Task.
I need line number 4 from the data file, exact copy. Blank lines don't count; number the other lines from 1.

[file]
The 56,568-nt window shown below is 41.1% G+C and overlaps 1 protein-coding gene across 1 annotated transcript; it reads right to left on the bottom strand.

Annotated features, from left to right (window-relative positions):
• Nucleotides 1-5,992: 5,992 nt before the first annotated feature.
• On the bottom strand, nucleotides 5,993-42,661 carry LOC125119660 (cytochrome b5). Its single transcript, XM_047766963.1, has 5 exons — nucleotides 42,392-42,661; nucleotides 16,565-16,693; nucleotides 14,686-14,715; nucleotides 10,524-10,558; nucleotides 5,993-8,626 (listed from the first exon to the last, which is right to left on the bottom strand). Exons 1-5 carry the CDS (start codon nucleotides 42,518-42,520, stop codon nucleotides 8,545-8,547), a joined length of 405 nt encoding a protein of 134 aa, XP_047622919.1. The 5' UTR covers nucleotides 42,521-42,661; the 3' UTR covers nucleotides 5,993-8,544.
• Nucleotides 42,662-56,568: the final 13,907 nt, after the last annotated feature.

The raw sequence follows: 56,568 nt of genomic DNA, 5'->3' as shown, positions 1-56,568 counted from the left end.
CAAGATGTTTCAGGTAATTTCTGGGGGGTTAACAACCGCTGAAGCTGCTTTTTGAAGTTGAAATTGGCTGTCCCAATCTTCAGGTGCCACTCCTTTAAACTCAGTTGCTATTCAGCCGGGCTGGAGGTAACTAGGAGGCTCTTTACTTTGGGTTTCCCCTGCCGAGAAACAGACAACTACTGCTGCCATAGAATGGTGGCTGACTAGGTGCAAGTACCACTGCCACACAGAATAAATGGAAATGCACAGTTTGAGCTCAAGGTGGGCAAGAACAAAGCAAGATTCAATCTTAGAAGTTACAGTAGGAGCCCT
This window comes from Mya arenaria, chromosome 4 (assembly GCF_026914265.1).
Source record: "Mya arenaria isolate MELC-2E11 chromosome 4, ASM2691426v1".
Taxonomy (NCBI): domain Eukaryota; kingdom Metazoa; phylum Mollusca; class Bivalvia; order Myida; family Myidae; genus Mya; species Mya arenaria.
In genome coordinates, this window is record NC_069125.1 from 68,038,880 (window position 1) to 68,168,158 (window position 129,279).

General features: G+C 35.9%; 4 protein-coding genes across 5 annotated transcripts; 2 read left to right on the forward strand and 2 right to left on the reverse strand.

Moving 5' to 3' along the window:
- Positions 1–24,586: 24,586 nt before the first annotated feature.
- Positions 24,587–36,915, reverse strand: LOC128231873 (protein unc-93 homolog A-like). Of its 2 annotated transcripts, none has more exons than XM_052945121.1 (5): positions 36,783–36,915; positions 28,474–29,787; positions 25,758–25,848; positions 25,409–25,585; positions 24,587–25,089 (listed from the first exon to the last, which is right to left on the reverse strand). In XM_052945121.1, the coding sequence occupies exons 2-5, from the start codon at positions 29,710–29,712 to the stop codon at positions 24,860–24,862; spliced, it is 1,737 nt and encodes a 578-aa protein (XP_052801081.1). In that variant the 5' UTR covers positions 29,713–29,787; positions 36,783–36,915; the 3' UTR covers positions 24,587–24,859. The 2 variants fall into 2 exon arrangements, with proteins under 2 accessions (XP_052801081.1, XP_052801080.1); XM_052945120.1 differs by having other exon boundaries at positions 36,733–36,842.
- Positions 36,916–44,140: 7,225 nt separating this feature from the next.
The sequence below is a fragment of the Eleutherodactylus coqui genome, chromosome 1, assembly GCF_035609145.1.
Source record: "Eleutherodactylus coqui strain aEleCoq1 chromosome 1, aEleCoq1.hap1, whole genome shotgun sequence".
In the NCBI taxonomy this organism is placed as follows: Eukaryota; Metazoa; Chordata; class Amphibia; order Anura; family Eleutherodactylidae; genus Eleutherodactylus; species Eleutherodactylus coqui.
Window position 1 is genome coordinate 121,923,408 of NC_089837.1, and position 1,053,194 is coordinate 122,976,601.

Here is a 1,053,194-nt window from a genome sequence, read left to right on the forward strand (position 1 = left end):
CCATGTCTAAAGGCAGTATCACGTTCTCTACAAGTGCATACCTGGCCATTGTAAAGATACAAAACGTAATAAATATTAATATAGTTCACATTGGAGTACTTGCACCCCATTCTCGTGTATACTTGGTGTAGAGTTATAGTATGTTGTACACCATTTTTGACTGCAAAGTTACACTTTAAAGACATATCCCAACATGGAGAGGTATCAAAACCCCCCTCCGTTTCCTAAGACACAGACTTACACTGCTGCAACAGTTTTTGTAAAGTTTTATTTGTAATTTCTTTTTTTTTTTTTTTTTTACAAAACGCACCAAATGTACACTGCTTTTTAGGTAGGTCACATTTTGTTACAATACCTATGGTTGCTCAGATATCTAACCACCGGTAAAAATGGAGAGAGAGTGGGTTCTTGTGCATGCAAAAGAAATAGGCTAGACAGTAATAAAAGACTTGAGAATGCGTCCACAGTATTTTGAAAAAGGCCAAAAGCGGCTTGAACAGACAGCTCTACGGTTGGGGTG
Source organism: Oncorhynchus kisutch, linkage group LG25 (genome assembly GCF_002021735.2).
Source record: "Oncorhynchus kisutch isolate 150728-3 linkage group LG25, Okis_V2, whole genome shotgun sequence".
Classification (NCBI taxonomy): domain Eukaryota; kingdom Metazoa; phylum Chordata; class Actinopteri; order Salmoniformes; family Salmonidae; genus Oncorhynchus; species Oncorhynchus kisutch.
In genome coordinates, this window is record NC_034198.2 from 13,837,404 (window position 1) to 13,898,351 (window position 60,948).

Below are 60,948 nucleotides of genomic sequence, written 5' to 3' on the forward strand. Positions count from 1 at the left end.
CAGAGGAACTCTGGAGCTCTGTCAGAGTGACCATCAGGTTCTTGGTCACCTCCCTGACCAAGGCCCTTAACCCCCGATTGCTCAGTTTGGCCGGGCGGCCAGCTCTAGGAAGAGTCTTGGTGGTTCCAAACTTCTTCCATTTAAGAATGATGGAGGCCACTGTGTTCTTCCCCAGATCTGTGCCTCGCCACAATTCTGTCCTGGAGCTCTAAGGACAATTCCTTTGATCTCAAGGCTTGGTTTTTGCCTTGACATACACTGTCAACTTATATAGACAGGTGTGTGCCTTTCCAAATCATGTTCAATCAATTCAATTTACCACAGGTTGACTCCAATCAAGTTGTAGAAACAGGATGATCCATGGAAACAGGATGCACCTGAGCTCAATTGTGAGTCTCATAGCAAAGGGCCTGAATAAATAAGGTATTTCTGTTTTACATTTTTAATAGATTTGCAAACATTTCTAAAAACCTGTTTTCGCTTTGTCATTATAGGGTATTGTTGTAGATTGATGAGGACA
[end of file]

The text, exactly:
• On the bottom strand, nucleotides 5,993-42,661 carry LOC125119660 (cytochrome b5). Its single transcript, XM_047766963.1, has 5 exons — nucleotides 42,392-42,661; nucleotides 16,565-16,693; nucleotides 14,686-14,715; nucleotides 10,524-10,558; nucleotides 5,993-8,626 (listed from the first exon to the last, which is right to left on the bottom strand). Exons 1-5 carry the CDS (start codon nucleotides 42,518-42,520, stop codon nucleotides 8,545-8,547), a joined length of 405 nt encoding a protein of 134 aa, XP_047622919.1. The 5' UTR covers nucleotides 42,521-42,661; the 3' UTR covers nucleotides 5,993-8,544.